10 Oct 2018

Workplaces putting wellbeing first

World Mental Health Day is today (Wednesday 10 October) and the theme this year is supporting good mental health in the workplace. While days like today are great for raising awareness, it’s important to remember we all have mental health every day of the year. That’s why workplaces need to embed an ongoing culture that supports mental health every day. 

So, today we are going to look at different workplaces from around the globe which are doing some really inspiring stuff when it comes to putting the mental health and wellbeing of their employees first.


Basecamp actively encourage 40 hour work weeks. Most interestingly though they have built a ‘Work Can Wait’ feature in to Basecamp which turns Basecamp notifications off after work hours and on weekends. This allows employees to switch off from work and enjoy their own free time – leading to better wellbeing and mental health. 

Empower recognise the importance of social interaction for mental health and wellbeing. Coffee is deliberately centralised on the first floor so all 3 floors are forced to travel to the single location. This results in lots of chat and interaction amongst employees across the whole office.

From nutritious meals to coaching – Asana offers a lot. The thing that really caught our eye though was that they hold ‘No Meeting Wednesdays’. A great initiative to help people get through their work without the added stress and pressures of distractions.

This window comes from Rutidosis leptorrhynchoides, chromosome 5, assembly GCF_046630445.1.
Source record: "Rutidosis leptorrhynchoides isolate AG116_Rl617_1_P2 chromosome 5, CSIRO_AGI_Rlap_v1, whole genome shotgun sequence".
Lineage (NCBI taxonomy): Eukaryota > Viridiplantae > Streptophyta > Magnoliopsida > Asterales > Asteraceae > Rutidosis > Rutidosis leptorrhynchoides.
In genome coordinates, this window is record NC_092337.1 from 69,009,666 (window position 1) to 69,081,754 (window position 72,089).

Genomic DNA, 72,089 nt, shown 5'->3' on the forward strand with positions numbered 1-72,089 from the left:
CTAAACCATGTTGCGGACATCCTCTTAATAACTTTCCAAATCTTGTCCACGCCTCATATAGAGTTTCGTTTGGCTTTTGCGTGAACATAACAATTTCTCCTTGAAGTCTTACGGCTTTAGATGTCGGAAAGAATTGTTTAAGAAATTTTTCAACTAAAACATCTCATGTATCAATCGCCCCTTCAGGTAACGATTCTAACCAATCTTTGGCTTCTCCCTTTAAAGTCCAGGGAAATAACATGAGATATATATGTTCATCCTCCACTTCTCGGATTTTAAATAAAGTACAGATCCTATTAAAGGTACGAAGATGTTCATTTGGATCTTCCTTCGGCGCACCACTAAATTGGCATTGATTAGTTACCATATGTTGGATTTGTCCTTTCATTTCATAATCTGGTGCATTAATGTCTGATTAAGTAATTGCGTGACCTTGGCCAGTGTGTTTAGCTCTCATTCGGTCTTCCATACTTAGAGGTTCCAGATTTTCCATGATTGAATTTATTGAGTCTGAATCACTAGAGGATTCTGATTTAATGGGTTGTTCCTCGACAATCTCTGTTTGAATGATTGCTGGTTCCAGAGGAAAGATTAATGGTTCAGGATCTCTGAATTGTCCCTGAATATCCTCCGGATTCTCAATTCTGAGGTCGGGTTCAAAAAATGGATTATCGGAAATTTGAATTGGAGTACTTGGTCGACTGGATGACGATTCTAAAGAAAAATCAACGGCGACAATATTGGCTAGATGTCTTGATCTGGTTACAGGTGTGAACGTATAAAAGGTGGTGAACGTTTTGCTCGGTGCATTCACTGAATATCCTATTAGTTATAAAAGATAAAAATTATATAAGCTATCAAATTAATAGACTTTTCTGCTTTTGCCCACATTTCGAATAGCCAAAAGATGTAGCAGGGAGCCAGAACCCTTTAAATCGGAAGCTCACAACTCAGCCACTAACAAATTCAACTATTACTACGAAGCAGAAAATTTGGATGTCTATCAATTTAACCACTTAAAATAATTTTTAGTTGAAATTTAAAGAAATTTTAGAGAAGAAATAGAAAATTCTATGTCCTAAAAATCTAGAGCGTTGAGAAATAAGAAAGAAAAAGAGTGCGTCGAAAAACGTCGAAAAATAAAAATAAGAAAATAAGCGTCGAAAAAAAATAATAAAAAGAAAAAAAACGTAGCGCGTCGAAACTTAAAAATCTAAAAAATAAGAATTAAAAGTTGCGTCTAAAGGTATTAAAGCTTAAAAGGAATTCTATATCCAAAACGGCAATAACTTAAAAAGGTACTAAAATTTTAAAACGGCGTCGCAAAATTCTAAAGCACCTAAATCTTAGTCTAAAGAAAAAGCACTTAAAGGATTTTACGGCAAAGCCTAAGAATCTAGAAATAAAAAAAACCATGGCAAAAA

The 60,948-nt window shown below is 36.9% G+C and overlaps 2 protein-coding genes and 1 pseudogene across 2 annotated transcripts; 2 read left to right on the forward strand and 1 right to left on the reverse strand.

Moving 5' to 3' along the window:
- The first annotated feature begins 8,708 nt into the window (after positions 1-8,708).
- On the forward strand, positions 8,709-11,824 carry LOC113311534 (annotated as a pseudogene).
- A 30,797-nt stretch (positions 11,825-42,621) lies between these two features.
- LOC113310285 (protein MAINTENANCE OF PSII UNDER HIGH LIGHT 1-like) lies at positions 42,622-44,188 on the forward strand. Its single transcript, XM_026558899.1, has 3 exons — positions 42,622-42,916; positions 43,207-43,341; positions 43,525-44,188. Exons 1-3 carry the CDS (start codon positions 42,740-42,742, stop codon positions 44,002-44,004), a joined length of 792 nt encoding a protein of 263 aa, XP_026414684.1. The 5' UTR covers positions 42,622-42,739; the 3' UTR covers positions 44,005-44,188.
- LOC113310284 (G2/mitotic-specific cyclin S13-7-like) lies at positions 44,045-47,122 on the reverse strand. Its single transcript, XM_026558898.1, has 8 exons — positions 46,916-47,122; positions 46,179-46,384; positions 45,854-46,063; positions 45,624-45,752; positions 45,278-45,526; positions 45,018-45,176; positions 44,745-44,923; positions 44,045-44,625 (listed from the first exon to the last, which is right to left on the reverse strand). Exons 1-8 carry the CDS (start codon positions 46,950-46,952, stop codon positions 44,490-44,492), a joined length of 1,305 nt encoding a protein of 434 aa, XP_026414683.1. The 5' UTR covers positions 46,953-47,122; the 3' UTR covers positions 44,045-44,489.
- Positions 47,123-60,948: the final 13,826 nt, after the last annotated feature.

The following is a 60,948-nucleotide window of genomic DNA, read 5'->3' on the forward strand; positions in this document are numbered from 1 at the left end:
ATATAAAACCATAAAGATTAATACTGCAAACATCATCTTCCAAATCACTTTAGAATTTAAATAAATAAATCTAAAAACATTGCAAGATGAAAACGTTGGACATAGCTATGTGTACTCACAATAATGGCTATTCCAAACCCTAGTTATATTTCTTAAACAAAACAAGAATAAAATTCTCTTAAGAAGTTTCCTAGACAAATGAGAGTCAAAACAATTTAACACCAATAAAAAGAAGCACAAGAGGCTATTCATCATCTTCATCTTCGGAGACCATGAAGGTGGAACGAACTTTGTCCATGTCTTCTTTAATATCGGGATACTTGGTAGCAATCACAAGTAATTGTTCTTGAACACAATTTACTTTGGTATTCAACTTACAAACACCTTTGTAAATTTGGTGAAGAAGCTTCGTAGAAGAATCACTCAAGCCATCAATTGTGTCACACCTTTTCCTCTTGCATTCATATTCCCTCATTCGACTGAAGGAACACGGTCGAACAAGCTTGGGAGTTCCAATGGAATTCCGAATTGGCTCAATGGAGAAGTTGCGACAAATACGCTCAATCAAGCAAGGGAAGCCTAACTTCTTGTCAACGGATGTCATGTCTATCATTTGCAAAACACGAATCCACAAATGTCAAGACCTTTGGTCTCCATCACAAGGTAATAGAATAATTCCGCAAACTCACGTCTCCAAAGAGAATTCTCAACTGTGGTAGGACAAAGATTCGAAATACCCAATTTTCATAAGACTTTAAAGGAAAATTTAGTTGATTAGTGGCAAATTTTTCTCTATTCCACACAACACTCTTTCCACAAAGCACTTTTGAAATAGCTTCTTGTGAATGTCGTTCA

This car and truck maker has implemented a new initiative that allows employees to set their email software to automatically delete incoming emails while they are on holiday. A great way to help employees switch off.

Teamwork and collaboration are highly valued at this eyewear brand. So everyone always has something to look forward to, there’s always some fun event planned. Employees are also sent on lunches together to encourage greater collaboration. 

We’ve all heard about the huge range of benefits and facilities that Google offer – pool tables, massage pods and endless classes. One of the ideas we most like though is their ‘20% time’ policy – encouraging employees to spend 20% of their time on what they think will most benefit Google. This is a great way to help employees feel like they are really contributing – a very important aspect of maintaining mental health at work. 

Sweden, the country, has been experimenting with a 6 hour work day. Reports suggest it has led to less sick leave and better perceived health and productivity. Although the jury is still out on the trial as more employees had to be employed to cover the lost hours.